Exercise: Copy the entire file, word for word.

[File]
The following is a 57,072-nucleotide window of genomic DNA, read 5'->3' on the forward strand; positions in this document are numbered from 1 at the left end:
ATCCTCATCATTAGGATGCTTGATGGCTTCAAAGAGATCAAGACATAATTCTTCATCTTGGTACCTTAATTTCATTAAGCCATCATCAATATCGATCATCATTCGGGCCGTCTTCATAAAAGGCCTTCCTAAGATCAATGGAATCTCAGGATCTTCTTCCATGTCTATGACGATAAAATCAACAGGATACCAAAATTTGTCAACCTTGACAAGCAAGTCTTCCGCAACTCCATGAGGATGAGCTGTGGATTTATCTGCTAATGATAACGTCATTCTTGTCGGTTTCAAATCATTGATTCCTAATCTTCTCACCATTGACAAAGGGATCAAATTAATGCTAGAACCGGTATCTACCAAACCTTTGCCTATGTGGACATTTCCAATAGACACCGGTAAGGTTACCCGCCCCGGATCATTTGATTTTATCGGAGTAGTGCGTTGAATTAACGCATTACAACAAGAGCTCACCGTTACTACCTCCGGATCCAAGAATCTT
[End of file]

The following is a 57,072-nucleotide window of genomic DNA, read 5'->3' on the forward strand; positions in this document are numbered from 1 at the left end:
ATCCTCATCATTAGGATGCTTGATGGCTTCAAAGAGATCAAGACATAATTCTTCATCTTGGTACCTTAATTTCATTAAGCCATCATCAATATCGATCATCATTCGGGCCGTCTTCATAAAAGGCCTTCCTAAGATCAATGGAATCTCAGGATCTTCTTCCATGTCTATGACGATAAAATCAACAGGATACCAAAATTTGTCAACCTTGACAAGCAAGTCTTCCGCAACTCCATGAGGATGAGCTGTGGATTTATCTGCTAATGATAACGTCATTCTTGTCGGTTTCAAATCATTGATTCCTAATCTTCTCACCATTGACAAAGGGATCAAATTAATGCTAGAACCGGTATCTACCAAACCTTTGCCTATGTGGACATTTCCAATAGACACCGGTAAGGTTACCCGCCCCGGATCATTTGATTTTATCGGAGTAGTGCGTTGAATTAACGCATTACAACAAGAGCTCACCGTTACTACCTCCGGATCCAAGAATCTT